Matsushita's strong profit growth made it a standout as many of its Japanese peers have scaled back their forecasts to reflect plunging prices of semiconductors and home electronics. Sony, Matsushita's top rival, lowered its forecast for operating profit 30 percent last month, saying it could not cut costs fast enough to keep up with price declines of as much as 40 percent in the last year on televisions and DVD recorders.
"Matsushita is in the winners' group," said John Yang, an electronics analyst at Standard & Poor's in Tokyo.
Revenues at Matsushita were also helped by the addition of the lighting and appliance maker Matsushita Electric Works into its accounts. Matsushita acquired a controlling stake in the company last year.
Matsushita is more nimble in responding to pressure to cut costs on televisions and other gadgets than many of its rivals because it makes almost all the parts that go into its products, Mr. Yang said. Sony, by comparison, buys about half of its components from other manufacturers.
After falling deeply into the red early this decade, Matsushita has undergone a thorough revamping, including widespread job cuts and the consolidation of several affiliates. The company said the cost cutting would continue this year, as it planned to eliminate as many as 8,000 jobs, a bit more than 2 percent of its worldwide work force, this year.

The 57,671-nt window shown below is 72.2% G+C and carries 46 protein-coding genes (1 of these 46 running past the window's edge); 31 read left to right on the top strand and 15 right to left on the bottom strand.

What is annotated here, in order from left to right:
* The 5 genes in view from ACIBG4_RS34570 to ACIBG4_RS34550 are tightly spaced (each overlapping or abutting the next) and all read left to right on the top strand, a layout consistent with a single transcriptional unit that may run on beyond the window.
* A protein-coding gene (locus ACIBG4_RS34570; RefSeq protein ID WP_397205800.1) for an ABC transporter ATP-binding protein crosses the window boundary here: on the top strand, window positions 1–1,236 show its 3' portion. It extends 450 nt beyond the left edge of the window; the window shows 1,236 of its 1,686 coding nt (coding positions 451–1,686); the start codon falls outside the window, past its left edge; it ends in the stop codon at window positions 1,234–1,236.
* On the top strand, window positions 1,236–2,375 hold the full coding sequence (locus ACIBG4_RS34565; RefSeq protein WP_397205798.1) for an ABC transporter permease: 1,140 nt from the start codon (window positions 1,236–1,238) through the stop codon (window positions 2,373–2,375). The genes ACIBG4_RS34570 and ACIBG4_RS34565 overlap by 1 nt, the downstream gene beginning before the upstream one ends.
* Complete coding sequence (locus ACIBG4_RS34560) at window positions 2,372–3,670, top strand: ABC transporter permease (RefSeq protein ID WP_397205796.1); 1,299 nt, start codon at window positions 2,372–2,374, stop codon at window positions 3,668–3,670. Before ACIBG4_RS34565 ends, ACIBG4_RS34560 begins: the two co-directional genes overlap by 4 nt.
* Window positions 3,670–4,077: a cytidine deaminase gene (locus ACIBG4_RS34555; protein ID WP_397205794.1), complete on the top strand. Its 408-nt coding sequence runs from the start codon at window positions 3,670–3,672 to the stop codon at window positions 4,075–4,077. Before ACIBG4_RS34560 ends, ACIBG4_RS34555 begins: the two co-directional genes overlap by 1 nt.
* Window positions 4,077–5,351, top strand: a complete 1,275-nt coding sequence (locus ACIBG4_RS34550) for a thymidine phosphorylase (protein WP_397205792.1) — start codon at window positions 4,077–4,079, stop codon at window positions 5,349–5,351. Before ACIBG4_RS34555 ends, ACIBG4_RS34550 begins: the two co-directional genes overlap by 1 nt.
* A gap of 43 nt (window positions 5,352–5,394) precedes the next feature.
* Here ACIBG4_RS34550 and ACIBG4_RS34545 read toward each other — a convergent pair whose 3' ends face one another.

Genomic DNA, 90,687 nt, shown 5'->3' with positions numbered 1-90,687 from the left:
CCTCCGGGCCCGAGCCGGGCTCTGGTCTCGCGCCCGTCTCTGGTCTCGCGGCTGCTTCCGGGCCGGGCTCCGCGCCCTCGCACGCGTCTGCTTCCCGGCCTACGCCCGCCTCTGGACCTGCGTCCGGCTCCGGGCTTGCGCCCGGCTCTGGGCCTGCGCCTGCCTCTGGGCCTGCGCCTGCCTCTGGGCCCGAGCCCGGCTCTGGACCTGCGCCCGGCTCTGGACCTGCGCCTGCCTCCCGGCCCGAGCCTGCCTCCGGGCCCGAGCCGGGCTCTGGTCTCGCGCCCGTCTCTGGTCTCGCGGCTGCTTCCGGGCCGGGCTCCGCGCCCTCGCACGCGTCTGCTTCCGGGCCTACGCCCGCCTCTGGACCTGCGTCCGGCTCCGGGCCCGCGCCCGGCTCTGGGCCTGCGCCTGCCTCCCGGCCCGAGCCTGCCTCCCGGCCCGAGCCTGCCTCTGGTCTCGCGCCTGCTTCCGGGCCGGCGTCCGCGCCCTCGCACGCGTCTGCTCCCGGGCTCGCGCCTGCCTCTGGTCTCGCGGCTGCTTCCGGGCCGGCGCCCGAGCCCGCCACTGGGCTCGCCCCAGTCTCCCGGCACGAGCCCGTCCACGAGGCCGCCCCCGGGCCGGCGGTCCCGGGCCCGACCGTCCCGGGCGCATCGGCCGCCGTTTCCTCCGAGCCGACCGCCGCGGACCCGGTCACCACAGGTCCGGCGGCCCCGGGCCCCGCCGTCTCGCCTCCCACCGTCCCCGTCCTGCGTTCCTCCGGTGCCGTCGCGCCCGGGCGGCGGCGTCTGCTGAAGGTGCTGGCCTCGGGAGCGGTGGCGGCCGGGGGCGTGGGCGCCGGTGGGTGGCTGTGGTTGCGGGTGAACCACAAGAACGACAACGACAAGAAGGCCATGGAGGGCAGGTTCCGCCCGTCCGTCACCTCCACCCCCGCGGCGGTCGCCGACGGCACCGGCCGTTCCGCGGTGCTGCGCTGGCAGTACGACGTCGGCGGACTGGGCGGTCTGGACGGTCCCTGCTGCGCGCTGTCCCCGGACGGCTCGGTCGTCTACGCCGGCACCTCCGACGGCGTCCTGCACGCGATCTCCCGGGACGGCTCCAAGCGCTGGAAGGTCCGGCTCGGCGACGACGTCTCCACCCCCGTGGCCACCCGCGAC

Matsushita also raised its forecast for operating profit for the fiscal year ending in March, but lowered its outlook for net profit. It raised its forecast for operating profit for the year ending March 31 to 300 billion yen ($2.88 billion) from an earlier estimate of 280 billion yen.
But it trimmed its forecast for net profit to 50 billion yen ($481 million) from 63 billion yen because it expected a higher tax bill related to its restructuring measures. The new forecast would represent a 19 percent increase in profit from the previous year.
Looking ahead, however, analysts say the prices of flat-panel televisions and other digital items are expected to continue to fall at a brisk clip, and it may just be a matter of time before the declines catch up with Matsushita.
"I just don't see how they can escape this price pressure," Mr. Yang of S.& P. said.